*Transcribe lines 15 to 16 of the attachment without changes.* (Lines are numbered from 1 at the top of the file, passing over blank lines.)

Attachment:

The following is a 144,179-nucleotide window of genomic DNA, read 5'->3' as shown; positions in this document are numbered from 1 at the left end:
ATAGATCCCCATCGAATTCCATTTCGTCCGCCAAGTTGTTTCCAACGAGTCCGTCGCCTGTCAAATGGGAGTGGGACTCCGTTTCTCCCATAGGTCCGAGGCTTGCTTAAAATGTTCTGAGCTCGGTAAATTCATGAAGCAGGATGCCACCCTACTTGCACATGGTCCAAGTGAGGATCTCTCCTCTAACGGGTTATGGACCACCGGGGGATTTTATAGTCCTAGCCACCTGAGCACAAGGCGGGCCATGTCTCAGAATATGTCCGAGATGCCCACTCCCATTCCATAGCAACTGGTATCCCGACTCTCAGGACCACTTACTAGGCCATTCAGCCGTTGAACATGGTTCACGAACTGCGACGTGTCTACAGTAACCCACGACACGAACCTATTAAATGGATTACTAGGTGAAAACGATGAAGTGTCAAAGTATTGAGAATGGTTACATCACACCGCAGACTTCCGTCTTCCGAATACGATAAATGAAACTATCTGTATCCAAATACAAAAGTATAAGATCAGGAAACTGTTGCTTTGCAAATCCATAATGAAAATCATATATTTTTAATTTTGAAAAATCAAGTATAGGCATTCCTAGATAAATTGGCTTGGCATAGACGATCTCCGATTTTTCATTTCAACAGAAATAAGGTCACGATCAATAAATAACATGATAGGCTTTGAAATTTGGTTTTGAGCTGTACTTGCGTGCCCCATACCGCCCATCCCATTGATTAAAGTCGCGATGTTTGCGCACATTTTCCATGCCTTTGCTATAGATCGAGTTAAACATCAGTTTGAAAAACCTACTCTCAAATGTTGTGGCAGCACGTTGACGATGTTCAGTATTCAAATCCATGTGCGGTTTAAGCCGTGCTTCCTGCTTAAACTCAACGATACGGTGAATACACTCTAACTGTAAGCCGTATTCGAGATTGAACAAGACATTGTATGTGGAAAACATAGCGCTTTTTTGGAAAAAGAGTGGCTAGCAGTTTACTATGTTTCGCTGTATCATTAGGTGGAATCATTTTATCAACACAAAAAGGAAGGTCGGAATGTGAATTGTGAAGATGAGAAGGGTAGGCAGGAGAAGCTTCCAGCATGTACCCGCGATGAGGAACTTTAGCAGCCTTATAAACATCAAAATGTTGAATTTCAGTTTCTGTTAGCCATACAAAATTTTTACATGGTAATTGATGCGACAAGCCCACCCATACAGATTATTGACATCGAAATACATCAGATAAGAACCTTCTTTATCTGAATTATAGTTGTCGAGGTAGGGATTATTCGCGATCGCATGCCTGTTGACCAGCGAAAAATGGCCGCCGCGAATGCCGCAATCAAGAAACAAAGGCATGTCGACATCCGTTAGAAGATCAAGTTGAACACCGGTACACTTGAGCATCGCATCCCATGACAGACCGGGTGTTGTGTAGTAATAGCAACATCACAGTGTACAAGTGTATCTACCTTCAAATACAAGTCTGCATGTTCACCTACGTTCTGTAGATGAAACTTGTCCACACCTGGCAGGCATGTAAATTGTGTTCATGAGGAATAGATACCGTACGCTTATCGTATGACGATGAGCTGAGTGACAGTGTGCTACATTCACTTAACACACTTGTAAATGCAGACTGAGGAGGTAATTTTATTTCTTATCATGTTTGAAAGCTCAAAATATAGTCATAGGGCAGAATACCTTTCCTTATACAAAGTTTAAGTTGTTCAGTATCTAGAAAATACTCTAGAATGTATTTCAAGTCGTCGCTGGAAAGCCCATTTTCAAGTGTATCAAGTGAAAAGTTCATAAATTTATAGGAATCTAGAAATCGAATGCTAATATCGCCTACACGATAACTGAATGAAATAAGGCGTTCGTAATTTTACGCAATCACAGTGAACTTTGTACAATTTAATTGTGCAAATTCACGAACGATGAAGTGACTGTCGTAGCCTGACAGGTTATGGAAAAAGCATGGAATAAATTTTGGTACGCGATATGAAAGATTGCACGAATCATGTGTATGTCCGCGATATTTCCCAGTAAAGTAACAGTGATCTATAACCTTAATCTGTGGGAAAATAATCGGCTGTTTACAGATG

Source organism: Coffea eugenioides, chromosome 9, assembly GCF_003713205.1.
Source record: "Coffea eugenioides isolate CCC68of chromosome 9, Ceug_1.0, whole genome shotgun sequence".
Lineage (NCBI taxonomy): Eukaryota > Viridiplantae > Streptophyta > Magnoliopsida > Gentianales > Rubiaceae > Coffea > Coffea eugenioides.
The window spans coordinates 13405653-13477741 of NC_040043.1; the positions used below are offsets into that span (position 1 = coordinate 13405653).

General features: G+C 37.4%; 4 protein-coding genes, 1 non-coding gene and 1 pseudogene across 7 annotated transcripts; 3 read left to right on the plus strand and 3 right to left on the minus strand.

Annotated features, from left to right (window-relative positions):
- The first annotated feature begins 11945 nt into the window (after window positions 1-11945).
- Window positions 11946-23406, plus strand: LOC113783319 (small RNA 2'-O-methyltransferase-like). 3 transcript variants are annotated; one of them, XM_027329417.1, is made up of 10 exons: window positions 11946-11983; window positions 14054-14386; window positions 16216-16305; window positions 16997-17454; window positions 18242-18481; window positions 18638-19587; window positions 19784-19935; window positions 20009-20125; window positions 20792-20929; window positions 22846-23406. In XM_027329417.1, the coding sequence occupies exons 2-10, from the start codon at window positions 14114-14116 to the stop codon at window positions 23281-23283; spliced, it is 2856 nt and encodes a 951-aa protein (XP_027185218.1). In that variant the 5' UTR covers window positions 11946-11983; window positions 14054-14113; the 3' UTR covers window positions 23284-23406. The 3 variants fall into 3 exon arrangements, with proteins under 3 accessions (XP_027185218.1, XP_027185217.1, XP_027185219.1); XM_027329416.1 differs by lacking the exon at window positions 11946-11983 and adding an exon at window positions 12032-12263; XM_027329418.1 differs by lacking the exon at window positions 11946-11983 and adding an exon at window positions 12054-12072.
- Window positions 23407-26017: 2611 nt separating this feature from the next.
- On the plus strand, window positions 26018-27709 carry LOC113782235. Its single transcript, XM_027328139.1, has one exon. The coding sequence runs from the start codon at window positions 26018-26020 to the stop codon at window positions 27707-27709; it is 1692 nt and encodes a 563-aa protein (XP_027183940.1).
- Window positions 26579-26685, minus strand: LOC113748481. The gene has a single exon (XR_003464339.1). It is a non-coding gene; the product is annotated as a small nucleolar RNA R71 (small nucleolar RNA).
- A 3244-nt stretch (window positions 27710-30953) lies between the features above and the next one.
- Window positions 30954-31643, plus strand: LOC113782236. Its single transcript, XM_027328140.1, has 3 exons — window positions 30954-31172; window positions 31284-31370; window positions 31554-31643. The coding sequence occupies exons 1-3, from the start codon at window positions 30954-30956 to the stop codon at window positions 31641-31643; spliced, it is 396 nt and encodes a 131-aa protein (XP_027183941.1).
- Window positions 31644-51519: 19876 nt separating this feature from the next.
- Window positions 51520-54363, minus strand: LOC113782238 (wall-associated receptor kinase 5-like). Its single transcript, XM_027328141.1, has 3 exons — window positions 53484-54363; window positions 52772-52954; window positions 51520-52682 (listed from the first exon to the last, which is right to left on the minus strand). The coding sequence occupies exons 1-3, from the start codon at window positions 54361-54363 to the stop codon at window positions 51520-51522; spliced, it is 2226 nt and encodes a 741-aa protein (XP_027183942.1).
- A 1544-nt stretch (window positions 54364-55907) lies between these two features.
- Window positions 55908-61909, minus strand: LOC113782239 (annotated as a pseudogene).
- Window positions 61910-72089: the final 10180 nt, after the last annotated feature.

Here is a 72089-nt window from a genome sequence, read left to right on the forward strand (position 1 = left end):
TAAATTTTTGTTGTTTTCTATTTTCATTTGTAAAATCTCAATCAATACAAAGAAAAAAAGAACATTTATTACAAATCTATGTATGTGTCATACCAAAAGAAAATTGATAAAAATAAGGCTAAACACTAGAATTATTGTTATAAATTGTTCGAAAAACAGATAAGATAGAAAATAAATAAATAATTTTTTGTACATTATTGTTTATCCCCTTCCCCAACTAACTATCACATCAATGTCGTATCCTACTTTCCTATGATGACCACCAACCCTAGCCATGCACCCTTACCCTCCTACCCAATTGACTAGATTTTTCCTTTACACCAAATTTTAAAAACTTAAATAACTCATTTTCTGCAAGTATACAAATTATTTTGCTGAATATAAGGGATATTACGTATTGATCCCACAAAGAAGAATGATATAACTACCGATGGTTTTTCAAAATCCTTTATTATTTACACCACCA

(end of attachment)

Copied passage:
- Window positions 30954-31643, plus strand: LOC113782236. Its single transcript, XM_027328140.1, has 3 exons — window positions 30954-31172; window positions 31284-31370; window positions 31554-31643. The coding sequence occupies exons 1-3, from the start codon at window positions 30954-30956 to the stop codon at window positions 31641-31643; spliced, it is 396 nt and encodes a 131-aa protein (XP_027183941.1).
- Window positions 31644-51519: 19876 nt separating this feature from the next.